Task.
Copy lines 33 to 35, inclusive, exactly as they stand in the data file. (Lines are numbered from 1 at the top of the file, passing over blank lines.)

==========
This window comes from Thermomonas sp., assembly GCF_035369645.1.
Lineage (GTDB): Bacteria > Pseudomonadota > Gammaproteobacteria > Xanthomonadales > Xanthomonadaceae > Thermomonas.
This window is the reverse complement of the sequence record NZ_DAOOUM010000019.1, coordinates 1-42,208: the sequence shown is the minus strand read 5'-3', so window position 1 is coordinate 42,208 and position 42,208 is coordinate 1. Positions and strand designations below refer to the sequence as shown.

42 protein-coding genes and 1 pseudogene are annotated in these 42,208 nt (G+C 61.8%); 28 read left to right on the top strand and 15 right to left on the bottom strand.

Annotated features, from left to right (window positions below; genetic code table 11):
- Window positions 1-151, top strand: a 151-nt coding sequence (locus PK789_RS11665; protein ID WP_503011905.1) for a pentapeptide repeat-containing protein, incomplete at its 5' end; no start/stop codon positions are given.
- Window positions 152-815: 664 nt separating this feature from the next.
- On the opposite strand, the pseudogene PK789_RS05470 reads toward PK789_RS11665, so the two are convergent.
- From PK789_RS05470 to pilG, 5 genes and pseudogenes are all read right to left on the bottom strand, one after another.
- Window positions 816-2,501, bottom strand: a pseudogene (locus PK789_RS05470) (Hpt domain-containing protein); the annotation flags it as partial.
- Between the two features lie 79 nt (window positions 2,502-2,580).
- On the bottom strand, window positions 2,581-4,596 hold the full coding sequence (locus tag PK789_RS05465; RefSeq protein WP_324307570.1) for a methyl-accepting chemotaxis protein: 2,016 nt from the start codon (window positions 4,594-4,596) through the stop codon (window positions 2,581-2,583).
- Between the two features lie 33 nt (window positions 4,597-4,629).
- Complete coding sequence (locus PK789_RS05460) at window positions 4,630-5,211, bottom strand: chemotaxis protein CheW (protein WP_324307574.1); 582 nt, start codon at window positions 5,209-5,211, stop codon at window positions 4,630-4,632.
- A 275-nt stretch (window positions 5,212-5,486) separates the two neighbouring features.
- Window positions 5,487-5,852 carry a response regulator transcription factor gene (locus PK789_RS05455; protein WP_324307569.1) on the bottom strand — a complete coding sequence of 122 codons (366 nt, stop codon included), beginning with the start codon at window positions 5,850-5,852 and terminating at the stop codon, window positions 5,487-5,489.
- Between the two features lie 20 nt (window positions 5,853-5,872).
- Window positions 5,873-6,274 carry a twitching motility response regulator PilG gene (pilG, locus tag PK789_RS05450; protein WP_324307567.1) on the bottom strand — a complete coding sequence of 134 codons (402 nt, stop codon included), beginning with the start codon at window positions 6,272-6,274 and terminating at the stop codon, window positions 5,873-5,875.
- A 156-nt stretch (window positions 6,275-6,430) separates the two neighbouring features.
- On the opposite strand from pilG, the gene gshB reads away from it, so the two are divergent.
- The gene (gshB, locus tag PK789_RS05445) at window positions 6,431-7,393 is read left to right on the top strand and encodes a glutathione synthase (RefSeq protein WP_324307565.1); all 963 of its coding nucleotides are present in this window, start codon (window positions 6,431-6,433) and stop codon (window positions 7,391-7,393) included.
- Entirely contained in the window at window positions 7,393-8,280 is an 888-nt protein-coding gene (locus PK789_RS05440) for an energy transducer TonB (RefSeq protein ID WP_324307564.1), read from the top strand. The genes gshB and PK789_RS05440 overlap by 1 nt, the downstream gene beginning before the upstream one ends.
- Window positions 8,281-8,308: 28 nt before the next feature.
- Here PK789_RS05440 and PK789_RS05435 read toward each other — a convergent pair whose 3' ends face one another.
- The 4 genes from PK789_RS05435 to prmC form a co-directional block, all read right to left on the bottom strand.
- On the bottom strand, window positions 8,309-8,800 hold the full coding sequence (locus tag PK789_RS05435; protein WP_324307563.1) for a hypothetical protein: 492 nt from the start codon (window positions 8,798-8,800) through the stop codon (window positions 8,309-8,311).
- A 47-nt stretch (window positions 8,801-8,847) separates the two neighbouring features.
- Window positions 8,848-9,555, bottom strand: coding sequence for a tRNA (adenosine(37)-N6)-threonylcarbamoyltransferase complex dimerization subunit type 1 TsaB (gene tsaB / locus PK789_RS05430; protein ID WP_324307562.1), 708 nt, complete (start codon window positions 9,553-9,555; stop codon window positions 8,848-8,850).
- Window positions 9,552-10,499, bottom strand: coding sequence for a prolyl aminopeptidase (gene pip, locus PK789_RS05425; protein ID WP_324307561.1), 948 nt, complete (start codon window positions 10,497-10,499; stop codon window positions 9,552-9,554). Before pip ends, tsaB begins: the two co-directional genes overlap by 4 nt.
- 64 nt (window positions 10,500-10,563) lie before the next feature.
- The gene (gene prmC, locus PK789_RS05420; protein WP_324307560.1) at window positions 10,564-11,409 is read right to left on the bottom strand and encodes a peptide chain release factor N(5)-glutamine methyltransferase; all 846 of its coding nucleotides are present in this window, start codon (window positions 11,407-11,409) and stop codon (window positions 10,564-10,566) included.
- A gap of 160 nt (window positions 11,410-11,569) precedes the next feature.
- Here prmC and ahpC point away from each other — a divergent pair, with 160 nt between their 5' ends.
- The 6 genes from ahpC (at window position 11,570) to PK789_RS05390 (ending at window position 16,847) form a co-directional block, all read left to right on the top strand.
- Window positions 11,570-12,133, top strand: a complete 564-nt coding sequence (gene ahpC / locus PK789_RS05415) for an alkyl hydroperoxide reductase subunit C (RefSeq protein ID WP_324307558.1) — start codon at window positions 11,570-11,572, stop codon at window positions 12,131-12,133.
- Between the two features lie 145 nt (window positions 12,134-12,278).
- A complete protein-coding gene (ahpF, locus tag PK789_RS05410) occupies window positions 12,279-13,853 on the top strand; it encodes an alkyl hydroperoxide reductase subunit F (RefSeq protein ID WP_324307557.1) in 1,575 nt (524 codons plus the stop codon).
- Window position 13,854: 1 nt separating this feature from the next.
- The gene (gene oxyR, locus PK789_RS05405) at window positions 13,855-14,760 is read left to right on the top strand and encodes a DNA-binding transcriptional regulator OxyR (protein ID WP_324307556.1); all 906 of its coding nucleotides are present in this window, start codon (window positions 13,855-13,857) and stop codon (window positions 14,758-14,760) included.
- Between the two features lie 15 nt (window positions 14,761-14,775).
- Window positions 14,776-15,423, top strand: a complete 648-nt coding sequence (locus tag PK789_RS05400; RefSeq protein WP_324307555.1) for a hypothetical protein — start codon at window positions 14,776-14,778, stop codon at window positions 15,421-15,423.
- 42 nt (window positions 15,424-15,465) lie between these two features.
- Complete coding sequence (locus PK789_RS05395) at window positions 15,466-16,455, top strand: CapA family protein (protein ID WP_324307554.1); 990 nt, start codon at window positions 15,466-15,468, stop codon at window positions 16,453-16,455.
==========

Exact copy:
- Here prmC and ahpC point away from each other — a divergent pair, with 160 nt between their 5' ends.
- The 6 genes from ahpC (at window position 11,570) to PK789_RS05390 (ending at window position 16,847) form a co-directional block, all read left to right on the top strand.
- Window positions 11,570-12,133, top strand: a complete 564-nt coding sequence (gene ahpC / locus PK789_RS05415) for an alkyl hydroperoxide reductase subunit C (RefSeq protein ID WP_324307558.1) — start codon at window positions 11,570-11,572, stop codon at window positions 12,131-12,133.